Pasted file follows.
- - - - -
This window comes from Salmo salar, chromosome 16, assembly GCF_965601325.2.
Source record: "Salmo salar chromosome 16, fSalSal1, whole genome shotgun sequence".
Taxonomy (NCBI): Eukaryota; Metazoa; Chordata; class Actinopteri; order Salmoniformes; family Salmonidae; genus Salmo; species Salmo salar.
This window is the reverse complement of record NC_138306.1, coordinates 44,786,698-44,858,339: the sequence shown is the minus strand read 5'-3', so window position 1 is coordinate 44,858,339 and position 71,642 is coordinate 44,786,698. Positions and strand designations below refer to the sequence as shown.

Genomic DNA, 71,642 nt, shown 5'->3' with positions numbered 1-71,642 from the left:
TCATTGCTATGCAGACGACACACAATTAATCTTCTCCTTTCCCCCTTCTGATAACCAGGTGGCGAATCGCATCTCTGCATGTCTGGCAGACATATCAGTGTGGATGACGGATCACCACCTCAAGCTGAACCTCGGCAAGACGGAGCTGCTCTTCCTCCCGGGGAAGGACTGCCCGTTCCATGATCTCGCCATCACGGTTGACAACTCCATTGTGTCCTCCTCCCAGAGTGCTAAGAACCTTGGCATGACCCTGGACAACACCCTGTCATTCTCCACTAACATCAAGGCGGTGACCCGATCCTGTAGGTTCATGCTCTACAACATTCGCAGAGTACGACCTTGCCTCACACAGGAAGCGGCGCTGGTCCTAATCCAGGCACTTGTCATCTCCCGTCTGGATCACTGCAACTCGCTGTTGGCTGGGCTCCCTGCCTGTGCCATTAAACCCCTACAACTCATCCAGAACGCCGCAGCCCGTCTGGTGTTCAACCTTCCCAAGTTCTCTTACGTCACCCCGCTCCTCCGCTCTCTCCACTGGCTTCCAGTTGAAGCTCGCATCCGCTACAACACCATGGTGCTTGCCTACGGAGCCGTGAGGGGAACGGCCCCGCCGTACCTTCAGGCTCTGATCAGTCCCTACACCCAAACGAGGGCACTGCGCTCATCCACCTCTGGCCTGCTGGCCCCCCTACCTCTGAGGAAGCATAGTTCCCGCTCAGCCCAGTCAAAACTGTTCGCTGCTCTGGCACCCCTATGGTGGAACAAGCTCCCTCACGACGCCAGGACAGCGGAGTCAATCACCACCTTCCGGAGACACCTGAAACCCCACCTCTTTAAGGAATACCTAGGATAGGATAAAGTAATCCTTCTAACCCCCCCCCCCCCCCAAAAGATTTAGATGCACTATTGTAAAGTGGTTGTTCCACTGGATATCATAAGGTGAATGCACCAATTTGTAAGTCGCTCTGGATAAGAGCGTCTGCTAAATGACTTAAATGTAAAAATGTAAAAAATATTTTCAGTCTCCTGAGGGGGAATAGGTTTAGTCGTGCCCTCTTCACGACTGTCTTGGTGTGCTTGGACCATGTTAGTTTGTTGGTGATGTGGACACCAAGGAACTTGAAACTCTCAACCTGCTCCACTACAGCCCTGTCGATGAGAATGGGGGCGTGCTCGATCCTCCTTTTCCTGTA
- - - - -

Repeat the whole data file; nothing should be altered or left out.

This window comes from Salmo salar, chromosome 16, assembly GCF_965601325.2.
Source record: "Salmo salar chromosome 16, fSalSal1, whole genome shotgun sequence".
Taxonomy (NCBI): Eukaryota; Metazoa; Chordata; class Actinopteri; order Salmoniformes; family Salmonidae; genus Salmo; species Salmo salar.
This window is the reverse complement of record NC_138306.1, coordinates 44,786,698-44,858,339: the sequence shown is the minus strand read 5'-3', so window position 1 is coordinate 44,858,339 and position 71,642 is coordinate 44,786,698. Positions and strand designations below refer to the sequence as shown.

Genomic DNA, 71,642 nt, shown 5'->3' with positions numbered 1-71,642 from the left:
TCATTGCTATGCAGACGACACACAATTAATCTTCTCCTTTCCCCCTTCTGATAACCAGGTGGCGAATCGCATCTCTGCATGTCTGGCAGACATATCAGTGTGGATGACGGATCACCACCTCAAGCTGAACCTCGGCAAGACGGAGCTGCTCTTCCTCCCGGGGAAGGACTGCCCGTTCCATGATCTCGCCATCACGGTTGACAACTCCATTGTGTCCTCCTCCCAGAGTGCTAAGAACCTTGGCATGACCCTGGACAACACCCTGTCATTCTCCACTAACATCAAGGCGGTGACCCGATCCTGTAGGTTCATGCTCTACAACATTCGCAGAGTACGACCTTGCCTCACACAGGAAGCGGCGCTGGTCCTAATCCAGGCACTTGTCATCTCCCGTCTGGATCACTGCAACTCGCTGTTGGCTGGGCTCCCTGCCTGTGCCATTAAACCCCTACAACTCATCCAGAACGCCGCAGCCCGTCTGGTGTTCAACCTTCCCAAGTTCTCTTACGTCACCCCGCTCCTCCGCTCTCTCCACTGGCTTCCAGTTGAAGCTCGCATCCGCTACAACACCATGGTGCTTGCCTACGGAGCCGTGAGGGGAACGGCCCCGCCGTACCTTCAGGCTCTGATCAGTCCCTACACCCAAACGAGGGCACTGCGCTCATCCACCTCTGGCCTGCTGGCCCCCCTACCTCTGAGGAAGCATAGTTCCCGCTCAGCCCAGTCAAAACTGTTCGCTGCTCTGGCACCCCTATGGTGGAACAAGCTCCCTCACGACGCCAGGACAGCGGAGTCAATCACCACCTTCCGGAGACACCTGAAACCCCACCTCTTTAAGGAATACCTAGGATAGGATAAAGTAATCCTTCTAACCCCCCCCCCCCCCCAAAAGATTTAGATGCACTATTGTAAAGTGGTTGTTCCACTGGATATCATAAGGTGAATGCACCAATTTGTAAGTCGCTCTGGATAAGAGCGTCTGCTAAATGACTTAAATGTAAAAATGTAAAAAATATTTTCAGTCTCCTGAGGGGGAATAGGTTTAGTCGTGCCCTCTTCACGACTGTCTTGGTGTGCTTGGACCATGTTAGTTTGTTGGTGATGTGGACACCAAGGAACTTGAAACTCTCAACCTGCTCCACTACAGCCCTGTCGATGAGAATGGGGGCGTGCTCGATCCTCCTTTTCCTGTA